5. And lastly, it puts my little life of privilege into perspective. We always comment on how we feel so helpless about the social and environmental problems about fast fashion, but the report reminds me that I do not feel more helpless than any of the 43 million workers in the Asia Pacific region that doesn't have an employer or government that values my time, safety or wellbeing. 

But there has been criticism about the report. For example, some local companies explain that it is a lengthy procedure and they have a limited team and resource. Other companies have come out saying that by revealing their suppliers opens them up to competition and people ripping off their designs. And lastly, it has (up until recently) been a point of contention that goods that are Made In New Zealand should not need to have their factories audited because New Zealand has health and safety and employment laws.

I think all of the above points are definitely understandable and arguably valid! However, my personal view is that organisations such as The Human Rights Watch and The United Nations Guiding Principles on Business and Human Rights believe that transparency is the best way to ensure the 450 million people work in supply chain-related jobs have basic human rights. And I believe them. Simply said, with less traceability comes greater risk.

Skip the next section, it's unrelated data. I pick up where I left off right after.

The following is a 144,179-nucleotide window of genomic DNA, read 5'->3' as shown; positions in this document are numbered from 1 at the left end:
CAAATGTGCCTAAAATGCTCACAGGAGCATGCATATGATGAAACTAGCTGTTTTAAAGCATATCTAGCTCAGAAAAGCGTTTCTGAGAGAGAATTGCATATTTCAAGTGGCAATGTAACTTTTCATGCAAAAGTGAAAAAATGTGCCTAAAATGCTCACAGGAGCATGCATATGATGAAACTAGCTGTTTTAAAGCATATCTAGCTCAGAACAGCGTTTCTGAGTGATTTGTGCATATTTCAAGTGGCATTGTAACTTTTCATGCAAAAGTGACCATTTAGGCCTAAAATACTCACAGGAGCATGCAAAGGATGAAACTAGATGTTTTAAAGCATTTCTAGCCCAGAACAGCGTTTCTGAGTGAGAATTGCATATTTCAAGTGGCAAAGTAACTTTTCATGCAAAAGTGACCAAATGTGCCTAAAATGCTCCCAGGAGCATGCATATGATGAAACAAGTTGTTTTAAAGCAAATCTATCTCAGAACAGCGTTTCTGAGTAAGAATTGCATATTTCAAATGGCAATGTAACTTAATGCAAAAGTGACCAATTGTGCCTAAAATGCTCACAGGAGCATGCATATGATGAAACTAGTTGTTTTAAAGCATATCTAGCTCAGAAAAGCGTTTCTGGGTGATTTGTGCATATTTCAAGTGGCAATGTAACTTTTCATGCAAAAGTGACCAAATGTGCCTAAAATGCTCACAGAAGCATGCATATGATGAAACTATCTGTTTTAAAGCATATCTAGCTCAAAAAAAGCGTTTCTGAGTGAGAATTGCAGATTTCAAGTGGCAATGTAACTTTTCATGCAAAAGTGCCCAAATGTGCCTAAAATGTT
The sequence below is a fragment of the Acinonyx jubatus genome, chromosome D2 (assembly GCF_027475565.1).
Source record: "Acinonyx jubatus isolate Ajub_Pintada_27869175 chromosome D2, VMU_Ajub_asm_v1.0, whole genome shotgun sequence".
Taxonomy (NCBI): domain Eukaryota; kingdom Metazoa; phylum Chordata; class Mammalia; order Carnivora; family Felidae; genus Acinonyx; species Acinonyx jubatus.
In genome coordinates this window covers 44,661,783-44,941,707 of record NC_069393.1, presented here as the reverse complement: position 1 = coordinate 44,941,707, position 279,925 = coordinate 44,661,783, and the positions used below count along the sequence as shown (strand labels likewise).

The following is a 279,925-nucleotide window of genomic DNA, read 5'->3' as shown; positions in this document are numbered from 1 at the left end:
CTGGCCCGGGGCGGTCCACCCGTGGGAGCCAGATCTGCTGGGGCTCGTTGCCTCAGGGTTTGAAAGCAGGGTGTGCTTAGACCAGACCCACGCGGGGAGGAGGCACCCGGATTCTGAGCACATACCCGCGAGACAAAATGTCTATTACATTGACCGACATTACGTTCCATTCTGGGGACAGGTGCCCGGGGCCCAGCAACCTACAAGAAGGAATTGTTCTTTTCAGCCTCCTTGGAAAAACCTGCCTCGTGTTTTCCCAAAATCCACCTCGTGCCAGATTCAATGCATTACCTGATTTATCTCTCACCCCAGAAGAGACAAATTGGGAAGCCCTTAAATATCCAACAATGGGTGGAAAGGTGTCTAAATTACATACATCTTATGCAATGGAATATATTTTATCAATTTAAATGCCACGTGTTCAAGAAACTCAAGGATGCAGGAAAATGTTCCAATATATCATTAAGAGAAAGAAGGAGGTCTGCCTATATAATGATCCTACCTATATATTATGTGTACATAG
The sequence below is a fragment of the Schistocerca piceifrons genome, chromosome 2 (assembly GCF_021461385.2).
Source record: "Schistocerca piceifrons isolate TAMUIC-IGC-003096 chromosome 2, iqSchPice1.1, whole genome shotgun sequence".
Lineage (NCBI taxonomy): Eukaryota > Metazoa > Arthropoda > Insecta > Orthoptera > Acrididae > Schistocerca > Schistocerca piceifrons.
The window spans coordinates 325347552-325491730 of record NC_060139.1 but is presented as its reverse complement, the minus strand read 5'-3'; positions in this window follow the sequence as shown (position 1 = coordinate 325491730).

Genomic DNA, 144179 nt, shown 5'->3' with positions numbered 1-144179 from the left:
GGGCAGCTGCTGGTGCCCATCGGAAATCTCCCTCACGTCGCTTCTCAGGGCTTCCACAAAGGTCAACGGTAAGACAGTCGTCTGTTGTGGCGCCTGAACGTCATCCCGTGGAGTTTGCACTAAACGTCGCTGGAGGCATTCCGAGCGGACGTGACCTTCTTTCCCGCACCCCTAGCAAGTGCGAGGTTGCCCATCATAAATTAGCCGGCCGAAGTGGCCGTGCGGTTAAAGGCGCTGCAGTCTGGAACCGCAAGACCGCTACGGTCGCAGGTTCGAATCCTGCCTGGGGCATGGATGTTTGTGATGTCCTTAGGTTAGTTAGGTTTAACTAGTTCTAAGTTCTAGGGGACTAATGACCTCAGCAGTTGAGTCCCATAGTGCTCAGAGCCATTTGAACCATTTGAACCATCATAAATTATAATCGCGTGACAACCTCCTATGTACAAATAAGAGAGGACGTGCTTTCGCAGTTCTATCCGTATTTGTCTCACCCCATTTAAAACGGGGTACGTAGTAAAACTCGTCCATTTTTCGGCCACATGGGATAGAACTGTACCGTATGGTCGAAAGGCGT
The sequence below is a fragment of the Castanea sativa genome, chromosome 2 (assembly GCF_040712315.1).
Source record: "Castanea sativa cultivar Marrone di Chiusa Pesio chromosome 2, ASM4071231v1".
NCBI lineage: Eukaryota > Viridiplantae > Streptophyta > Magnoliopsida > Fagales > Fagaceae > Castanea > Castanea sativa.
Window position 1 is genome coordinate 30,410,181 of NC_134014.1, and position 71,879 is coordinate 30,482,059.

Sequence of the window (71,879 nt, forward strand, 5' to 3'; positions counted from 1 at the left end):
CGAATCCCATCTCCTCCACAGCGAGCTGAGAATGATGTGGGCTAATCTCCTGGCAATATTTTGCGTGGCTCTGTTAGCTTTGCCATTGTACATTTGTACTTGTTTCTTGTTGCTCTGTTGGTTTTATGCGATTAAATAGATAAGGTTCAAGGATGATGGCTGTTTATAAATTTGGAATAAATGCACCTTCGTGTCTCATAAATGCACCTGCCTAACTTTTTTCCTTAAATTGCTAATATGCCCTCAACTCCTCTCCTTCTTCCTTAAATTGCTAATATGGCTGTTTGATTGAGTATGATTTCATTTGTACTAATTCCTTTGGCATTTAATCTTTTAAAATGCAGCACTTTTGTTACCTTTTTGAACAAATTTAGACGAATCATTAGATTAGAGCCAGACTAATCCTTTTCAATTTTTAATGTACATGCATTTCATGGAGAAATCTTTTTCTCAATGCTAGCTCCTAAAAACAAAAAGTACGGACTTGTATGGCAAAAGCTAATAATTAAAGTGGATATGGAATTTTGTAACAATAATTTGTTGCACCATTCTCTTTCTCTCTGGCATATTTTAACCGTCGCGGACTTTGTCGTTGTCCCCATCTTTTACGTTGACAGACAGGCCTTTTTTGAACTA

By not being transparent, these companies cannot prove that their earlier stages of their supply chain (like cotton farmers) are safe and fairly paid. It is well documented that have a prominence of forced and child labour. They can't prove that the person in India tanning their leather isn't exposed to harsh chemicals. And they can't prove that their little leather tanning company isn't tipping those chemicals in to rivers and waterways that go out to the ocean. Side note: Did you know there is no zip manufacturer that can prove safe working conditions

"Transparency is a powerful tool for promoting corporate accountability for garment workers’ rights in global supply chains. It allows workers and labor and human rights advocates to alert the company to rights abuses in its supplier factories. Information about brands’ supplier factories facilitates faster access to grievance redress mechanisms for human rights abuses." (H.R.W)